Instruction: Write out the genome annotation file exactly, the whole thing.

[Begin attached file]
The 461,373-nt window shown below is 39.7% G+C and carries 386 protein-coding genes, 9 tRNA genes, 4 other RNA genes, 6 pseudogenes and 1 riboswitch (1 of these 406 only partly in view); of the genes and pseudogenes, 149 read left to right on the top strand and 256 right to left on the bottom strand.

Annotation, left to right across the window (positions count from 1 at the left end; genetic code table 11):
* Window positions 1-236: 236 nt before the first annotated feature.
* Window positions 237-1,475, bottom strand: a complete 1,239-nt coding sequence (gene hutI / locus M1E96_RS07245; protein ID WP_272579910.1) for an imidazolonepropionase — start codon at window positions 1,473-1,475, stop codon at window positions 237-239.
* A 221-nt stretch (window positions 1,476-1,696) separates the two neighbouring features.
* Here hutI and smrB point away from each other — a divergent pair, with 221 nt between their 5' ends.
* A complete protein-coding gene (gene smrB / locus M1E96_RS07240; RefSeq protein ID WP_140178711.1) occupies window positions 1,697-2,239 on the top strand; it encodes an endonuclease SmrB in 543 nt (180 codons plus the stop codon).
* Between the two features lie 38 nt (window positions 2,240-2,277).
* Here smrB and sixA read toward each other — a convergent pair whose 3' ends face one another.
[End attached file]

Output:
The 461,373-nt window shown below is 39.7% G+C and carries 386 protein-coding genes, 9 tRNA genes, 4 other RNA genes, 6 pseudogenes and 1 riboswitch (1 of these 406 only partly in view); of the genes and pseudogenes, 149 read left to right on the top strand and 256 right to left on the bottom strand.

Annotation, left to right across the window (positions count from 1 at the left end; genetic code table 11):
* Window positions 1-236: 236 nt before the first annotated feature.
* Window positions 237-1,475, bottom strand: a complete 1,239-nt coding sequence (gene hutI / locus M1E96_RS07245; protein ID WP_272579910.1) for an imidazolonepropionase — start codon at window positions 1,473-1,475, stop codon at window positions 237-239.
* A 221-nt stretch (window positions 1,476-1,696) separates the two neighbouring features.
* Here hutI and smrB point away from each other — a divergent pair, with 221 nt between their 5' ends.
* A complete protein-coding gene (gene smrB / locus M1E96_RS07240; RefSeq protein ID WP_140178711.1) occupies window positions 1,697-2,239 on the top strand; it encodes an endonuclease SmrB in 543 nt (180 codons plus the stop codon).
* Between the two features lie 38 nt (window positions 2,240-2,277).
* Here smrB and sixA read toward each other — a convergent pair whose 3' ends face one another.